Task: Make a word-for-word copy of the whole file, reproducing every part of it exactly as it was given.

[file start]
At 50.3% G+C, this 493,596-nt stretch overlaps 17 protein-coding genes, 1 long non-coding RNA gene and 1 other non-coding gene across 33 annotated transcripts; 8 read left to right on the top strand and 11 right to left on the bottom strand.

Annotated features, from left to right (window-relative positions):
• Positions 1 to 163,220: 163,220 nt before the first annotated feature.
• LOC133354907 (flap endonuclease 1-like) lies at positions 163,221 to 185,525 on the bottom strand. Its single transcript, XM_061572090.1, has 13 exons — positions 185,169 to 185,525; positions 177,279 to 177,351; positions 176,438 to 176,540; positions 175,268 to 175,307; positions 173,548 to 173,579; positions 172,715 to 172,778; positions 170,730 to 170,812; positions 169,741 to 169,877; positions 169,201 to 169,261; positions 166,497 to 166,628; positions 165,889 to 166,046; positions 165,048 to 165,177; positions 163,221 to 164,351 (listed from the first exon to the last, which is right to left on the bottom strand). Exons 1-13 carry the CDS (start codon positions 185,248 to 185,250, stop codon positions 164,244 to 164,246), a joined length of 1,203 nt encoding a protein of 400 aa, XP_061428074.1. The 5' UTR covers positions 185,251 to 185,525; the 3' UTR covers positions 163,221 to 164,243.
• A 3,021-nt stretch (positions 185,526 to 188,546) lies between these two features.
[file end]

At 50.3% G+C, this 493,596-nt stretch overlaps 17 protein-coding genes, 1 long non-coding RNA gene and 1 other non-coding gene across 33 annotated transcripts; 8 read left to right on the top strand and 11 right to left on the bottom strand.

Annotated features, from left to right (window-relative positions):
• Positions 1 to 163,220: 163,220 nt before the first annotated feature.
• LOC133354907 (flap endonuclease 1-like) lies at positions 163,221 to 185,525 on the bottom strand. Its single transcript, XM_061572090.1, has 13 exons — positions 185,169 to 185,525; positions 177,279 to 177,351; positions 176,438 to 176,540; positions 175,268 to 175,307; positions 173,548 to 173,579; positions 172,715 to 172,778; positions 170,730 to 170,812; positions 169,741 to 169,877; positions 169,201 to 169,261; positions 166,497 to 166,628; positions 165,889 to 166,046; positions 165,048 to 165,177; positions 163,221 to 164,351 (listed from the first exon to the last, which is right to left on the bottom strand). Exons 1-13 carry the CDS (start codon positions 185,248 to 185,250, stop codon positions 164,244 to 164,246), a joined length of 1,203 nt encoding a protein of 400 aa, XP_061428074.1. The 5' UTR covers positions 185,251 to 185,525; the 3' UTR covers positions 163,221 to 164,243.
• A 3,021-nt stretch (positions 185,526 to 188,546) lies between these two features.